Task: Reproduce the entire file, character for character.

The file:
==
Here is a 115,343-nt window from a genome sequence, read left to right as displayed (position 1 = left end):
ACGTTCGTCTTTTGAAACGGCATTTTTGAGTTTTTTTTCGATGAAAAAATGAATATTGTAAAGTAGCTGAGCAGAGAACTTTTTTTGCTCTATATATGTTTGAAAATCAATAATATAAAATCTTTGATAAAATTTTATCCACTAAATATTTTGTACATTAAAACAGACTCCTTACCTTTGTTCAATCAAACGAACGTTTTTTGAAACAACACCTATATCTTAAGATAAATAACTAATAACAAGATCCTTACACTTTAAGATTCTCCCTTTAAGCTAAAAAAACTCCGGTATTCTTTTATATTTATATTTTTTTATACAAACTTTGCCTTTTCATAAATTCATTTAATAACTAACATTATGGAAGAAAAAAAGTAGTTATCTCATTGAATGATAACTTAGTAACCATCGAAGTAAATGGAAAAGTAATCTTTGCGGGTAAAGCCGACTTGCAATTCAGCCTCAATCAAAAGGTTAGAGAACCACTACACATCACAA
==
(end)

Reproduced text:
Here is a 115,343-nt window from a genome sequence, read left to right as displayed (position 1 = left end):
ACGTTCGTCTTTTGAAACGGCATTTTTGAGTTTTTTTTCGATGAAAAAATGAATATTGTAAAGTAGCTGAGCAGAGAACTTTTTTTGCTCTATATATGTTTGAAAATCAATAATATAAAATCTTTGATAAAATTTTATCCACTAAATATTTTGTACATTAAAACAGACTCCTTACCTTTGTTCAATCAAACGAACGTTTTTTGAAACAACACCTATATCTTAAGATAAATAACTAATAACAAGATCCTTACACTTTAAGATTCTCCCTTTAAGCTAAAAAAACTCCGGTATTCTTTTATATTTATATTTTTTTATACAAACTTTGCCTTTTCATAAATTCATTTAATAACTAACATTATGGAAGAAAAAAAGTAGTTATCTCATTGAATGATAACTTAGTAACCATCGAAGTAAATGGAAAAGTAATCTTTGCGGGTAAAGCCGACTTGCAATTCAGCCTCAATCAAAAGGTTAGAGAACCACTACACATCACAA